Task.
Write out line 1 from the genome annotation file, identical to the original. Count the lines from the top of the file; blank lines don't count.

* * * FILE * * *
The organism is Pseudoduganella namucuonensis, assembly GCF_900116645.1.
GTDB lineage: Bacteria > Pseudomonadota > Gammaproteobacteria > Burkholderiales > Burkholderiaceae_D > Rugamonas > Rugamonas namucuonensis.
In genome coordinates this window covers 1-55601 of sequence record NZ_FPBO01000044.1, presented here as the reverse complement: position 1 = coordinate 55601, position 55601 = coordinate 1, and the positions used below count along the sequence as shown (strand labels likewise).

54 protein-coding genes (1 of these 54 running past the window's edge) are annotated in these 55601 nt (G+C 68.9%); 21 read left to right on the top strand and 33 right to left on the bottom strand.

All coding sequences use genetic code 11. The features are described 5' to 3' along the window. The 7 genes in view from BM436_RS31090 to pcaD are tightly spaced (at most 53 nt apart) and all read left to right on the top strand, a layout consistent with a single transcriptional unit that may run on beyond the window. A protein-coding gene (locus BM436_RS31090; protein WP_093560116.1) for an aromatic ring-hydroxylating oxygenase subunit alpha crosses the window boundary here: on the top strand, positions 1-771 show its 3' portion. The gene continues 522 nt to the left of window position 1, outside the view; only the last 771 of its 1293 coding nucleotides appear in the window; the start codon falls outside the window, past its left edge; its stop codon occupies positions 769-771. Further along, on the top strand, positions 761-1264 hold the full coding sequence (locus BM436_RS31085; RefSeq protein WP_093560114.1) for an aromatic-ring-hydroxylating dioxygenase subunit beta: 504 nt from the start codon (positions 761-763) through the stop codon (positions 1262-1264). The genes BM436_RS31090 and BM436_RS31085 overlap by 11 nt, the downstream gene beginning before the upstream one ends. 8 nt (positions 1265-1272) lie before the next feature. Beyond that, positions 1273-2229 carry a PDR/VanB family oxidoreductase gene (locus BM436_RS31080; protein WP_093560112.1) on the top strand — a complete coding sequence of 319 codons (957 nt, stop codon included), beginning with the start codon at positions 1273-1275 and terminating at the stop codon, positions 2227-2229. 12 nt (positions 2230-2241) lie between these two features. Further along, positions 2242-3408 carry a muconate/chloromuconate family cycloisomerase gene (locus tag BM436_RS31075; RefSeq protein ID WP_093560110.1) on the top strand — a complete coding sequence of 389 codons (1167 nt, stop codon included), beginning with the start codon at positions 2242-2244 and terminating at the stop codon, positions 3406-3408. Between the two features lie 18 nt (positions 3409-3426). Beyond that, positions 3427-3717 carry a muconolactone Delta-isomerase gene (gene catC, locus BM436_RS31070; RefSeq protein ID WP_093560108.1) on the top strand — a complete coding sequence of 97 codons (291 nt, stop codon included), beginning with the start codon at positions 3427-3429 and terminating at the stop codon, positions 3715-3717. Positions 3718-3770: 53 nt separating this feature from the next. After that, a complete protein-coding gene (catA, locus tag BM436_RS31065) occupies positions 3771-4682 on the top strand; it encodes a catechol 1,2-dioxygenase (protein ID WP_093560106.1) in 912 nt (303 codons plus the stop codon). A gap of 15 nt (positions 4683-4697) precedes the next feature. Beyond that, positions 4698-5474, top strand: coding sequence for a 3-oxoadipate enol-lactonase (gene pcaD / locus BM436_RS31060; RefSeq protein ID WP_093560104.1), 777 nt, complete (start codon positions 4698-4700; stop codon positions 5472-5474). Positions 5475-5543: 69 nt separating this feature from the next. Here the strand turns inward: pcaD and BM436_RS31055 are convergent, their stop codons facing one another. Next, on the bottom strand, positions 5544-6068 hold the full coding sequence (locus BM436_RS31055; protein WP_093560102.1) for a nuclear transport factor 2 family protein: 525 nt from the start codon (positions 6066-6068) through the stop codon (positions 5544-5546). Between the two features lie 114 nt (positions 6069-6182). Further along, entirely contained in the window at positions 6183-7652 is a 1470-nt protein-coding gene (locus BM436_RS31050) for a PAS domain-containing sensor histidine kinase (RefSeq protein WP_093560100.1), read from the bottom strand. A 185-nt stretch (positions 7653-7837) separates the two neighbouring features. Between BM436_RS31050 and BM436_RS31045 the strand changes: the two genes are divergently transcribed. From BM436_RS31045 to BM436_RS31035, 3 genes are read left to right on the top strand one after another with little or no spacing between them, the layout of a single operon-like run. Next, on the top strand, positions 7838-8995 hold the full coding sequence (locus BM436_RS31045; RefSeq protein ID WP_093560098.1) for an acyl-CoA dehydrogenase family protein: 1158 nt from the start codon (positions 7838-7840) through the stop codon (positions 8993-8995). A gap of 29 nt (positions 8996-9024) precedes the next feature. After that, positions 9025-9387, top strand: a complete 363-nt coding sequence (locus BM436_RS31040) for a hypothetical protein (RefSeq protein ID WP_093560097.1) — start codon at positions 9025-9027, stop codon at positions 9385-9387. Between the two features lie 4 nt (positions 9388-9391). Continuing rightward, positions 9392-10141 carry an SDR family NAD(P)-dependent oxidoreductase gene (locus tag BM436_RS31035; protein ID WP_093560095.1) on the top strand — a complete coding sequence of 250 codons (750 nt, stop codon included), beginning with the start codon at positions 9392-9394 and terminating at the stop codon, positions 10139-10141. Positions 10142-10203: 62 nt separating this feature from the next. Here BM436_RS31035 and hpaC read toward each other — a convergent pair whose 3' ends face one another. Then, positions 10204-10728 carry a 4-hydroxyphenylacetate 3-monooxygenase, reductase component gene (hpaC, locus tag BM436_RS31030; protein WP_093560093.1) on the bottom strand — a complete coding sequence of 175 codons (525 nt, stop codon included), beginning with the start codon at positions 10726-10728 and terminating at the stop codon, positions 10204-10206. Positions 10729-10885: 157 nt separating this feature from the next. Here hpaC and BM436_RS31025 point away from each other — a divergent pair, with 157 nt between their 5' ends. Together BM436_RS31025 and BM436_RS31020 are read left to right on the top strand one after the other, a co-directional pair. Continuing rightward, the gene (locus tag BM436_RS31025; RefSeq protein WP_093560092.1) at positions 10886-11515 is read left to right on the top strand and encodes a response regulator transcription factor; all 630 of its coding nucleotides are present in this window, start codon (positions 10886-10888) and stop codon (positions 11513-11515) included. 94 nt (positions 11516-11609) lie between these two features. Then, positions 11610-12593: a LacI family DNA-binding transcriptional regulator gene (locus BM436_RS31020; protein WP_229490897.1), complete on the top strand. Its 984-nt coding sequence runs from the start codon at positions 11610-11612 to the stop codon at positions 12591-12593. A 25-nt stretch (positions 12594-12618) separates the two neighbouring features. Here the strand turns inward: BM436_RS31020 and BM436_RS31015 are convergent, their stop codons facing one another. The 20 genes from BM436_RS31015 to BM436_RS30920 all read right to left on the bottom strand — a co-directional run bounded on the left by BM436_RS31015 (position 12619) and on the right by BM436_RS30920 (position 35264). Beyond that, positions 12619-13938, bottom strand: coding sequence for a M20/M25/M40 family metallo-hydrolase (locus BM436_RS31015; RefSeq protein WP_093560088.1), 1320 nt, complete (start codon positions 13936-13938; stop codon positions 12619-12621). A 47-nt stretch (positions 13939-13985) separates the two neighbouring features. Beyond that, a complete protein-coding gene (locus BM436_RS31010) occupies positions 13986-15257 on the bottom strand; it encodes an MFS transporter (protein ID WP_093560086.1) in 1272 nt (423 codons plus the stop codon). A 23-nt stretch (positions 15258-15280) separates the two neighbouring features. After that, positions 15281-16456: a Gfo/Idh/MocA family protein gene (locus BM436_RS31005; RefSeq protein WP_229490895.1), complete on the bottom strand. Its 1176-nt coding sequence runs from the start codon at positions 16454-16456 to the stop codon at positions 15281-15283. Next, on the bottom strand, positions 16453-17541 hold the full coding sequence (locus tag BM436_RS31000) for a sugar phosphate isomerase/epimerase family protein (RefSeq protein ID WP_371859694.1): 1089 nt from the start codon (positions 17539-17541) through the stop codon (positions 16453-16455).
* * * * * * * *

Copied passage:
The organism is Pseudoduganella namucuonensis, assembly GCF_900116645.1.